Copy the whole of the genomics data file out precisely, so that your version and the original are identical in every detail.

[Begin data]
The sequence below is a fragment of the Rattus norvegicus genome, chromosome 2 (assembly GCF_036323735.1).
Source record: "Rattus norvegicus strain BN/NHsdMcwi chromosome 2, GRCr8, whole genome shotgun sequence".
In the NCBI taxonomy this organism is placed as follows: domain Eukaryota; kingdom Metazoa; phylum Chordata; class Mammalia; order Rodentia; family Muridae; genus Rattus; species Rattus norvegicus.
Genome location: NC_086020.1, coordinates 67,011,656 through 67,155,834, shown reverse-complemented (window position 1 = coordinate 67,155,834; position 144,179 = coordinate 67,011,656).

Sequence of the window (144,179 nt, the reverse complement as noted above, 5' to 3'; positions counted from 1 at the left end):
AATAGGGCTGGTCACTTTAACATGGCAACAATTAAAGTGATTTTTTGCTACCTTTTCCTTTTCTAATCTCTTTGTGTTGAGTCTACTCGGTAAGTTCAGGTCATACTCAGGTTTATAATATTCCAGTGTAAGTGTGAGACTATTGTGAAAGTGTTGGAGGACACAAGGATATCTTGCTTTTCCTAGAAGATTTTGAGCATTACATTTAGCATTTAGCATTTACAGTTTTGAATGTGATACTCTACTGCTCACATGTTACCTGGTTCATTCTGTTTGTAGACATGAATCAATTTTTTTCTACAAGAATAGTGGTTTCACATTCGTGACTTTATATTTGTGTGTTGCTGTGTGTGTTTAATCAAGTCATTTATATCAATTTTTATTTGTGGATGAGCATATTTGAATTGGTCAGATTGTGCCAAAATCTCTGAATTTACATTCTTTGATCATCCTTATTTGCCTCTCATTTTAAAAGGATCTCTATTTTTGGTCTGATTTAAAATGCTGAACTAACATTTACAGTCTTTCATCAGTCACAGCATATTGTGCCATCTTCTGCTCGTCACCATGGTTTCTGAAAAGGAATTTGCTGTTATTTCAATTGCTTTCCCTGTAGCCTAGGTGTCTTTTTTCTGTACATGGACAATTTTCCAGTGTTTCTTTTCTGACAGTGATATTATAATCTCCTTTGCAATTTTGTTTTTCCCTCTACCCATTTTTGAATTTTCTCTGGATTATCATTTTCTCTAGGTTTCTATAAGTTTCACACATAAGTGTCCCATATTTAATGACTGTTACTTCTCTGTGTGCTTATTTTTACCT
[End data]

The sequence below is a fragment of the Rattus norvegicus genome, chromosome 2 (assembly GCF_036323735.1).
Source record: "Rattus norvegicus strain BN/NHsdMcwi chromosome 2, GRCr8, whole genome shotgun sequence".
In the NCBI taxonomy this organism is placed as follows: domain Eukaryota; kingdom Metazoa; phylum Chordata; class Mammalia; order Rodentia; family Muridae; genus Rattus; species Rattus norvegicus.
Genome location: NC_086020.1, coordinates 67,011,656 through 67,155,834, shown reverse-complemented (window position 1 = coordinate 67,155,834; position 144,179 = coordinate 67,011,656).

Sequence of the window (144,179 nt, the reverse complement as noted above, 5' to 3'; positions counted from 1 at the left end):
AATAGGGCTGGTCACTTTAACATGGCAACAATTAAAGTGATTTTTTGCTACCTTTTCCTTTTCTAATCTCTTTGTGTTGAGTCTACTCGGTAAGTTCAGGTCATACTCAGGTTTATAATATTCCAGTGTAAGTGTGAGACTATTGTGAAAGTGTTGGAGGACACAAGGATATCTTGCTTTTCCTAGAAGATTTTGAGCATTACATTTAGCATTTAGCATTTACAGTTTTGAATGTGATACTCTACTGCTCACATGTTACCTGGTTCATTCTGTTTGTAGACATGAATCAATTTTTTTCTACAAGAATAGTGGTTTCACATTCGTGACTTTATATTTGTGTGTTGCTGTGTGTGTTTAATCAAGTCATTTATATCAATTTTTATTTGTGGATGAGCATATTTGAATTGGTCAGATTGTGCCAAAATCTCTGAATTTACATTCTTTGATCATCCTTATTTGCCTCTCATTTTAAAAGGATCTCTATTTTTGGTCTGATTTAAAATGCTGAACTAACATTTACAGTCTTTCATCAGTCACAGCATATTGTGCCATCTTCTGCTCGTCACCATGGTTTCTGAAAAGGAATTTGCTGTTATTTCAATTGCTTTCCCTGTAGCCTAGGTGTCTTTTTTCTGTACATGGACAATTTTCCAGTGTTTCTTTTCTGACAGTGATATTATAATCTCCTTTGCAATTTTGTTTTTCCCTCTACCCATTTTTGAATTTTCTCTGGATTATCATTTTCTCTAGGTTTCTATAAGTTTCACACATAAGTGTCCCATATTTAATGACTGTTACTTCTCTGTGTGCTTATTTTTACCT